Simon, the patient, told The Daily Beast he heard about Karas a couple of months ago, along with his purported success treating COVID patients. Among other data points, Karas has pointed on his Facebook page to promising results at the Washington County Detention Center, where he said he’s treated 531 cases of COVID-19 with zero deaths.
Simons said he’d heard about the “stigma” surrounding Karas. “He’s kind of marching to the beat of his own drum,” he said.
Nonetheless, Simons, 33, said that after he tested positive for COVID on Monday and began experiencing symptoms, he went straight to Karas and began a regiment prescribed to him which includes allergy medicine, a vitamin pack, and doses of ivermectin. “I’m taking about six different medicines,” he said. “It’s this COVID cocktail.”
The regimen, meant to last at least a week, has already started bearing results, he claimed.
“I feel alive again,” Simons told The Daily Beast.
Robyn Welch, 54, of Fayetteville, said she’d heard about Karas on a Facebook group after seeking out a “not normal doctor” who would treat COVID patients with ivermectin. When her son and husband came down with the virus this month, she told The Daily Beast, she took them to Karas, where she claimed they’d both had great success and avoided hospital stays after their ivermectin treatment. None of them were vaccinated, she said.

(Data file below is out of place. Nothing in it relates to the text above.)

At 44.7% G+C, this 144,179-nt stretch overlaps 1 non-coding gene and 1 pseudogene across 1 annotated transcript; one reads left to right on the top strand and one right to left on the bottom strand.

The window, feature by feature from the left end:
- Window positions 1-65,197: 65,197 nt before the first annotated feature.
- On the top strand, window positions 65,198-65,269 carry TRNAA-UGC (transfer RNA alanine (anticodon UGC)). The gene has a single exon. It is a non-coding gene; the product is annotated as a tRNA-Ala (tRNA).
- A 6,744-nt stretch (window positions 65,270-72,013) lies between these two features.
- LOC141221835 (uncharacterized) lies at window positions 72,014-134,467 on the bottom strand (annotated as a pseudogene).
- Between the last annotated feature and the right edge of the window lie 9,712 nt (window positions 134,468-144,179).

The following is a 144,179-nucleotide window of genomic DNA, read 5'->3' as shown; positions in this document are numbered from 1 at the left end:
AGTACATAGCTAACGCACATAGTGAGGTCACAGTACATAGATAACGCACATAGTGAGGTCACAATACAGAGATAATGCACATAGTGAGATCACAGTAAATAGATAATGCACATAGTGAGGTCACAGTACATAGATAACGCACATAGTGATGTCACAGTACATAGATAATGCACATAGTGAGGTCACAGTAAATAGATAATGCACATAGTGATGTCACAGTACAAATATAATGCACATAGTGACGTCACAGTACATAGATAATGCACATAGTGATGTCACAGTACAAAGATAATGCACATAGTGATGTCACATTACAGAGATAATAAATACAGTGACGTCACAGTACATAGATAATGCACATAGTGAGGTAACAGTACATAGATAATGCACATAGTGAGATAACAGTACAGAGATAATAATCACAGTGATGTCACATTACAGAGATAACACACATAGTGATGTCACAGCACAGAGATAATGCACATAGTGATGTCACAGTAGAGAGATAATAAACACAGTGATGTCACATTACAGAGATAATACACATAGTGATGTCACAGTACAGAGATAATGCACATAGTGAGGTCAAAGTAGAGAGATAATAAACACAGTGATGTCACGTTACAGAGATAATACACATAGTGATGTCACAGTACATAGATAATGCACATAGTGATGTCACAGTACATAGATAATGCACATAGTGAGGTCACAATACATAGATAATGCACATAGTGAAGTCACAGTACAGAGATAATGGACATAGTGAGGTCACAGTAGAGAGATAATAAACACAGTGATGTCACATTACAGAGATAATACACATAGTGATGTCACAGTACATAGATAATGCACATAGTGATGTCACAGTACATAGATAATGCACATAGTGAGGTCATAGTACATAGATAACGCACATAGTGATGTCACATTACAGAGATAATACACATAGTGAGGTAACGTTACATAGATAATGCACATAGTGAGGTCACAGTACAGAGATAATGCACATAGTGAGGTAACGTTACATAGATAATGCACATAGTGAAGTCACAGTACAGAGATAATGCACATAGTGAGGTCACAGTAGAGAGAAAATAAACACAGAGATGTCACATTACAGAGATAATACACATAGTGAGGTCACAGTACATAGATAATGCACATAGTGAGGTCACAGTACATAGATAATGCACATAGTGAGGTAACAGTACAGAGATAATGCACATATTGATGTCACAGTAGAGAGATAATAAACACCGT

But the emergence of ivermectin as a sought-out commodity, particularly among the unvaccinated, has created a panic for doctors in the area, along with headaches for a hospital system and state that is suffering through one of the worst periods of the pandemic. Some local medical professionals worried that Karas’ stature as a licensed doctor and his Facebook page, where he has frequently cited his use of ivermectin dating back to Oct. 2020 and has posted as recently as this month that he doesn’t believe “masks decrease the spread of viruses,” might be stoking hesitancy to take vaccines and wear masks. (This despite the doctor appearing to nod to the effectiveness of vaccines in other posts.)